"Revolutionary Plastic - DVD"

Essay by devilstudiosCollege, UndergraduateA, January 2003

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Revolutionary Plastic - DVD

DVD, which once stood for Digital Video Disc or Digital Versatile Disc, is the next generation of optical disc storage technology that is expected to rapidly replace the CD-ROM disk (as well as the audio compact disc) over the next few years.

DVD as an industry standard was announced in November 1995 and backed by major players in the CE, IT and movie industry. The first players appeared in Japan in November, 1996, followed by U.S. players in March, 1997. To produce DVD players, one needs to license a range of patents, owned by different companies. A number of these companies (Philips, Sony, Matsushita and Toshiba) have decided to license the necessary patents through one licensing agent. Philips has been selected to take up this administrative role. Matshusita was the company mainly responsible for the development of DVD as it is today. Philips, one of the first companies to make CD players, was the first to make a DVD player.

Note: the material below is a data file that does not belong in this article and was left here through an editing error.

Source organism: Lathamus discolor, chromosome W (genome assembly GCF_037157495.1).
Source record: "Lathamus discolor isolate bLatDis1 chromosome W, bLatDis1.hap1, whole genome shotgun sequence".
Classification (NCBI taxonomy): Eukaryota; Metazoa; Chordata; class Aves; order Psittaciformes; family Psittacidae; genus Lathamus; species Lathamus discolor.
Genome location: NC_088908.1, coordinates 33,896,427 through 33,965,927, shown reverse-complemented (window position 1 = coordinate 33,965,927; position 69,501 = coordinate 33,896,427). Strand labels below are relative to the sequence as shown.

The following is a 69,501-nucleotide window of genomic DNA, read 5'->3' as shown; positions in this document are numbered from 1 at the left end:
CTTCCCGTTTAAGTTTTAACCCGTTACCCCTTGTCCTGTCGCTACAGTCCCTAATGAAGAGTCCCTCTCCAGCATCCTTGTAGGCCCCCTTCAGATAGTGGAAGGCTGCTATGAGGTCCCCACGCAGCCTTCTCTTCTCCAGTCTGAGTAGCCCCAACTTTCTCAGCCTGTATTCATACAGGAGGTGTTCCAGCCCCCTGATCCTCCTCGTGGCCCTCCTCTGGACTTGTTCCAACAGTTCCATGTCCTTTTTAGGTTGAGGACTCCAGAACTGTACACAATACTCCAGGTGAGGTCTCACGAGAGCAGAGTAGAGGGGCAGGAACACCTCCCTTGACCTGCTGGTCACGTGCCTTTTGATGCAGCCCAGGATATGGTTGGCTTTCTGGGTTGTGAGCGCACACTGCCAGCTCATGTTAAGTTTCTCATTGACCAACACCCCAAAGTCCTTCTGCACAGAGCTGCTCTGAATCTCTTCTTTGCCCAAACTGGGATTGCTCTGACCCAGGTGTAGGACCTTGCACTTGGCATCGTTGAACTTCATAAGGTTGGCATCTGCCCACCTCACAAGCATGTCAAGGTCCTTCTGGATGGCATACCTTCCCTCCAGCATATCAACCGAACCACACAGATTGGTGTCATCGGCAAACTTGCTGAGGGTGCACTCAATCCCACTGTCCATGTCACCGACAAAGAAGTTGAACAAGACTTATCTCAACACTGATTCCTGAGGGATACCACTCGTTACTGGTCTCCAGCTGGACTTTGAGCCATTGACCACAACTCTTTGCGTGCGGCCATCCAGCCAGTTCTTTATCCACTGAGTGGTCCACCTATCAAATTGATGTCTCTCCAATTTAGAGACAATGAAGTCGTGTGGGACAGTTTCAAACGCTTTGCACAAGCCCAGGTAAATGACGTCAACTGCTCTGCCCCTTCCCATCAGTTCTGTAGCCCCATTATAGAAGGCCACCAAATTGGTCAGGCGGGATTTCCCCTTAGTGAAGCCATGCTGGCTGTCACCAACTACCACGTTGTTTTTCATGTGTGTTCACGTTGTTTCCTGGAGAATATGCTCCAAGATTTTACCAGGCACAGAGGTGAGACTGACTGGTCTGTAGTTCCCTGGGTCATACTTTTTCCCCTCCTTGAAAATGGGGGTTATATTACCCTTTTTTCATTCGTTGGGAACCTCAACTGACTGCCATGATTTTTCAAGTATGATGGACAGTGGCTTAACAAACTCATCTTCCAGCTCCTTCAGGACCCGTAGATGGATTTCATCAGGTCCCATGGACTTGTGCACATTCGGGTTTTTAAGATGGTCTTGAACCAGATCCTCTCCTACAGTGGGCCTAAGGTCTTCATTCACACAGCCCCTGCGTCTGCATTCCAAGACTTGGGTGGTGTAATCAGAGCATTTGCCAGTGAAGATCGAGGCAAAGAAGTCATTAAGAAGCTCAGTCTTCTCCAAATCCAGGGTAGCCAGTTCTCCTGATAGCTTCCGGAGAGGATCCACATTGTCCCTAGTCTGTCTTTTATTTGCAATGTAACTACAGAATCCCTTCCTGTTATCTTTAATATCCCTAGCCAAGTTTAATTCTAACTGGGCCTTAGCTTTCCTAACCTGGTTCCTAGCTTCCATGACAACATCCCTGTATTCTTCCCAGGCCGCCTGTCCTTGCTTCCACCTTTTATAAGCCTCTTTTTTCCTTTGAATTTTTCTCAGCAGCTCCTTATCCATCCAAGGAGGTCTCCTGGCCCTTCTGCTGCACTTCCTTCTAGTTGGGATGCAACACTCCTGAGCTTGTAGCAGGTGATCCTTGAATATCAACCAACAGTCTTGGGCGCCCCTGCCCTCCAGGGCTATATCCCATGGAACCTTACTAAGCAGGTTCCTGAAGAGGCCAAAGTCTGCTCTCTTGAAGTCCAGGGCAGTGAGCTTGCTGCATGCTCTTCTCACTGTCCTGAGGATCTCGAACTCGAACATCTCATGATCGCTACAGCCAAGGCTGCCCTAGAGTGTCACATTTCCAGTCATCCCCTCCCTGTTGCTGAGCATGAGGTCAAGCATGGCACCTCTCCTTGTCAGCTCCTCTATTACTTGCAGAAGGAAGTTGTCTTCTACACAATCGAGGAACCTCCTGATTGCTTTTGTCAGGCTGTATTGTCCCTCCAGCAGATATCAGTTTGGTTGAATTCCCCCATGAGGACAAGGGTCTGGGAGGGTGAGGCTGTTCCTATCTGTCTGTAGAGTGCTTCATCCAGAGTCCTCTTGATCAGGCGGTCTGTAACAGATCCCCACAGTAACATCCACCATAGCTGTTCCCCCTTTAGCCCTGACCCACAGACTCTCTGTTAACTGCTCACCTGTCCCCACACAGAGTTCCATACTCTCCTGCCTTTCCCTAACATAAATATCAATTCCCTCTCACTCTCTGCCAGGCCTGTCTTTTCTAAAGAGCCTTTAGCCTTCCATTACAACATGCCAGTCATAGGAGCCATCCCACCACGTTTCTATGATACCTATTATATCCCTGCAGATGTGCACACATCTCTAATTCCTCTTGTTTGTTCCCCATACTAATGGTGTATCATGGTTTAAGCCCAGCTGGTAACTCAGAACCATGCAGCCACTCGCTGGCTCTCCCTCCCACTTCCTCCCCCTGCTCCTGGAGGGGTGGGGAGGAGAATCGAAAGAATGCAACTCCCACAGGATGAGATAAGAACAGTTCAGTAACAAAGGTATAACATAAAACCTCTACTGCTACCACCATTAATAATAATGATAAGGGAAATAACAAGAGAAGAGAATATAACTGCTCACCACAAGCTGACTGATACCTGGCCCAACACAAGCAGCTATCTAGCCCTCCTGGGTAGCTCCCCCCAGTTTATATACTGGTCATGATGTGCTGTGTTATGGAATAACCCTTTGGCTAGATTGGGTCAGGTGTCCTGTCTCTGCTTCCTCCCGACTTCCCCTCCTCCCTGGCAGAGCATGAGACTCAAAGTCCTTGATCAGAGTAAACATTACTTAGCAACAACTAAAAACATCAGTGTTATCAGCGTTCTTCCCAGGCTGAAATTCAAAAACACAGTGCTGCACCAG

The invention of DVD cannot be attributed to one person or one company.

DVD-Video is the usual name for the DVD format designed for full-length movies and is a player that will work with your television set.

For starters, the Digital Versatile Disc is comprised of several models, each positioned to meet the needs of specific industries. DVD-Video and DVD-ROM, which were the first DVDs to hit the consumer market, are read-only versions that are ideal for full length feature films and computer games featuring highly advanced graphics. DVD-R (write once, read many) and DVD-RAM (rewritable) discs are designed to meet the ever increasing storage capacity demands of the computer industry, while DVD-Audio will likely store entire compilations of musicians, whether it be 50 songs, 75 songs or more.

The interesting thing about DVD descriptions...